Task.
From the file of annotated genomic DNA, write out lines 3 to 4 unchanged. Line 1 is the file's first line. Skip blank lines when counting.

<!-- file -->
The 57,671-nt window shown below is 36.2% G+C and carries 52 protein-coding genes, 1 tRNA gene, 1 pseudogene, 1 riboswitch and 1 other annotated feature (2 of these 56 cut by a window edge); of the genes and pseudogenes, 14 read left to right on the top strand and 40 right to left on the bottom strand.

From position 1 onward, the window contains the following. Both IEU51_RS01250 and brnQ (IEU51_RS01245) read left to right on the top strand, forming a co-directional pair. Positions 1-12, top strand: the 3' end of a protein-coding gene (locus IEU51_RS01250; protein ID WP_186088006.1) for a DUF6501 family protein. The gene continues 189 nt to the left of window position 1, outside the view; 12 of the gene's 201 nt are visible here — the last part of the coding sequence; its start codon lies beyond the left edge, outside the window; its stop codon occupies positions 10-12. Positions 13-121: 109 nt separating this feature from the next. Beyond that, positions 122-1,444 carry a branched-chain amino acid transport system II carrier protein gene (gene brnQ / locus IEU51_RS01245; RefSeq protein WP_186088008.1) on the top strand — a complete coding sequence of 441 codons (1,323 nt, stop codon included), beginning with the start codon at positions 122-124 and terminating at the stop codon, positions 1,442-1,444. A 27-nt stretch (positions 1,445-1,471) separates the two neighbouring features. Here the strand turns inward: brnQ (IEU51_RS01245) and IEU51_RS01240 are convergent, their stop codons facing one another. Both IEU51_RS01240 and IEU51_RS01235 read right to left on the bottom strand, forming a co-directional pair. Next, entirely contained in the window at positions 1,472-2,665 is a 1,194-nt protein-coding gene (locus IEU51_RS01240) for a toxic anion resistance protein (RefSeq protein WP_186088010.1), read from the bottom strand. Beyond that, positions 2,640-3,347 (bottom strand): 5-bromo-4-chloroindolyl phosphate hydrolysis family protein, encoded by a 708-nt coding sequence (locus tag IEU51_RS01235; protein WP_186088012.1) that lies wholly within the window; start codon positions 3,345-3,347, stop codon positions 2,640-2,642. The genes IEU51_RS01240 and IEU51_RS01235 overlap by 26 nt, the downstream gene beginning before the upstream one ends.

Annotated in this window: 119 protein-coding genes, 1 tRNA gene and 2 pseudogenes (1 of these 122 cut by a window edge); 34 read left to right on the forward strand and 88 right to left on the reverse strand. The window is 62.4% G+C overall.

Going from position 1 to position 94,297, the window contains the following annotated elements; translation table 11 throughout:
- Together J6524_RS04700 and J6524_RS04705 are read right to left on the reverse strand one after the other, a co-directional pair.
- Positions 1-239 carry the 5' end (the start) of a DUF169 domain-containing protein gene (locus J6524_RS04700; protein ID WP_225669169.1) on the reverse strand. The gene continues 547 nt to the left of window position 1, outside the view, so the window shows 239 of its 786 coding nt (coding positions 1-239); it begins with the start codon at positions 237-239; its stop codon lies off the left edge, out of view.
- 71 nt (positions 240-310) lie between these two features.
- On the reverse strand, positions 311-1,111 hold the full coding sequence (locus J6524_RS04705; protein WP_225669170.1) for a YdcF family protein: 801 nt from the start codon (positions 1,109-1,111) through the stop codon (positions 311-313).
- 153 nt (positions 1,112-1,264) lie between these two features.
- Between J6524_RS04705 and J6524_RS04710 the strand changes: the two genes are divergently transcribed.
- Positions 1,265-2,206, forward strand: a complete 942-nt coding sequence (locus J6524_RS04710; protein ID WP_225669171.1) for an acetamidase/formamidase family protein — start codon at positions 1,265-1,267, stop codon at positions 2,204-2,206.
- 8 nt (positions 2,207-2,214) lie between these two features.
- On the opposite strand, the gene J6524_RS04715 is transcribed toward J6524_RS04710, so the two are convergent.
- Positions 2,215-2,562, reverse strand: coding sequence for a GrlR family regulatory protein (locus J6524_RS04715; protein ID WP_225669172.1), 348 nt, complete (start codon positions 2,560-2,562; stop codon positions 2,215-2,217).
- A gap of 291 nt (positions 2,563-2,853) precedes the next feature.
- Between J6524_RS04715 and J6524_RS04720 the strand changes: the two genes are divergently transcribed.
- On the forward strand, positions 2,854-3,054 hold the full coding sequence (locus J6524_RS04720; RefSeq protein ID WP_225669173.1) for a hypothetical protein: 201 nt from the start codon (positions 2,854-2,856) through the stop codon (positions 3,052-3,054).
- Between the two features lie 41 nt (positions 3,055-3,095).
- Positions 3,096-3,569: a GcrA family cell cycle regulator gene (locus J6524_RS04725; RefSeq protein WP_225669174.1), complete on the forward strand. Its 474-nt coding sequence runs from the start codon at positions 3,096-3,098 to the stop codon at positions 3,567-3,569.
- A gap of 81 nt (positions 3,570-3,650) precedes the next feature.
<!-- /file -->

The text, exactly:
Annotated in this window: 119 protein-coding genes, 1 tRNA gene and 2 pseudogenes (1 of these 122 cut by a window edge); 34 read left to right on the forward strand and 88 right to left on the reverse strand. The window is 62.4% G+C overall.

Going from position 1 to position 94,297, the window contains the following annotated elements; translation table 11 throughout: